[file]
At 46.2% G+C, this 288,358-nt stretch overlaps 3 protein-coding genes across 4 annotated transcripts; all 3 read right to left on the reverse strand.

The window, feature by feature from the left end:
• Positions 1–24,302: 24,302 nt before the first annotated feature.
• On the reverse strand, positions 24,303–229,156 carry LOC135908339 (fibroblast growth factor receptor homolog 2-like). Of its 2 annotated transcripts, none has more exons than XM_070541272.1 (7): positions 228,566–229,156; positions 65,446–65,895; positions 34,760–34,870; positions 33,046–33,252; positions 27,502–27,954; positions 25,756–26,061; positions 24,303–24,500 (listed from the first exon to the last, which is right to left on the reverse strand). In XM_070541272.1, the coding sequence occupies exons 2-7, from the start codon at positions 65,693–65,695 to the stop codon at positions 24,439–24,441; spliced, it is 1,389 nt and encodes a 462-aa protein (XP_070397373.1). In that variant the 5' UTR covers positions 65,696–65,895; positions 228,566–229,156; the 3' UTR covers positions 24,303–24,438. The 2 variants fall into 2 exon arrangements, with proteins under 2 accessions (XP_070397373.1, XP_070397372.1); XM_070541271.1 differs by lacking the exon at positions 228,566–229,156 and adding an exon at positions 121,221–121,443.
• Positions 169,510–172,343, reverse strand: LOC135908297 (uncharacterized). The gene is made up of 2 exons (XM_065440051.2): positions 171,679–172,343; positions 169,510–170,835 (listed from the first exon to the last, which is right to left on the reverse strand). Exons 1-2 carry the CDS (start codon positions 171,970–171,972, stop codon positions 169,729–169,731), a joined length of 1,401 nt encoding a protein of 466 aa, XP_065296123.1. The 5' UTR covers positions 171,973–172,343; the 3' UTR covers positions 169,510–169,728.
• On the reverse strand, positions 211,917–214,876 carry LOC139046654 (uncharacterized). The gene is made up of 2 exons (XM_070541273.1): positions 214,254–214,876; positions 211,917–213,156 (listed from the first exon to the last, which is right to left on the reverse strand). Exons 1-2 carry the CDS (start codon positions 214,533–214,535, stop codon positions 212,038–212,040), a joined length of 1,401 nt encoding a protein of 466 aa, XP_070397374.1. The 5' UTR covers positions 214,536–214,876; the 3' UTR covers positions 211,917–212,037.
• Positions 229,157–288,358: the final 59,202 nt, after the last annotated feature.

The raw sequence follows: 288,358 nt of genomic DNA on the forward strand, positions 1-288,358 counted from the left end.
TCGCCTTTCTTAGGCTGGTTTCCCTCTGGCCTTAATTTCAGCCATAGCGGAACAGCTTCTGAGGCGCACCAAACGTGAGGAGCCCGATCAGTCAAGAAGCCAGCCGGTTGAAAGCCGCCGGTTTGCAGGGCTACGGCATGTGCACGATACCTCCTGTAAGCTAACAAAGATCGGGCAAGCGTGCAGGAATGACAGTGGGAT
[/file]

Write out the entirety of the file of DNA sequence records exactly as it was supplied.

At 46.2% G+C, this 288,358-nt stretch overlaps 3 protein-coding genes across 4 annotated transcripts; all 3 read right to left on the reverse strand.

The window, feature by feature from the left end:
• Positions 1–24,302: 24,302 nt before the first annotated feature.
• On the reverse strand, positions 24,303–229,156 carry LOC135908339 (fibroblast growth factor receptor homolog 2-like). Of its 2 annotated transcripts, none has more exons than XM_070541272.1 (7): positions 228,566–229,156; positions 65,446–65,895; positions 34,760–34,870; positions 33,046–33,252; positions 27,502–27,954; positions 25,756–26,061; positions 24,303–24,500 (listed from the first exon to the last, which is right to left on the reverse strand). In XM_070541272.1, the coding sequence occupies exons 2-7, from the start codon at positions 65,693–65,695 to the stop codon at positions 24,439–24,441; spliced, it is 1,389 nt and encodes a 462-aa protein (XP_070397373.1). In that variant the 5' UTR covers positions 65,696–65,895; positions 228,566–229,156; the 3' UTR covers positions 24,303–24,438. The 2 variants fall into 2 exon arrangements, with proteins under 2 accessions (XP_070397373.1, XP_070397372.1); XM_070541271.1 differs by lacking the exon at positions 228,566–229,156 and adding an exon at positions 121,221–121,443.
• Positions 169,510–172,343, reverse strand: LOC135908297 (uncharacterized). The gene is made up of 2 exons (XM_065440051.2): positions 171,679–172,343; positions 169,510–170,835 (listed from the first exon to the last, which is right to left on the reverse strand). Exons 1-2 carry the CDS (start codon positions 171,970–171,972, stop codon positions 169,729–169,731), a joined length of 1,401 nt encoding a protein of 466 aa, XP_065296123.1. The 5' UTR covers positions 171,973–172,343; the 3' UTR covers positions 169,510–169,728.
• On the reverse strand, positions 211,917–214,876 carry LOC139046654 (uncharacterized). The gene is made up of 2 exons (XM_070541273.1): positions 214,254–214,876; positions 211,917–213,156 (listed from the first exon to the last, which is right to left on the reverse strand). Exons 1-2 carry the CDS (start codon positions 214,533–214,535, stop codon positions 212,038–212,040), a joined length of 1,401 nt encoding a protein of 466 aa, XP_070397374.1. The 5' UTR covers positions 214,536–214,876; the 3' UTR covers positions 211,917–212,037.
• Positions 229,157–288,358: the final 59,202 nt, after the last annotated feature.

The raw sequence follows: 288,358 nt of genomic DNA on the forward strand, positions 1-288,358 counted from the left end.
TCGCCTTTCTTAGGCTGGTTTCCCTCTGGCCTTAATTTCAGCCATAGCGGAACAGCTTCTGAGGCGCACCAAACGTGAGGAGCCCGATCAGTCAAGAAGCCAGCCGGTTGAAAGCCGCCGGTTTGCAGGGCTACGGCATGTGCACGATACCTCCTGTAAGCTAACAAAGATCGGGCAAGCGTGCAGGAATGACAGTGGGAT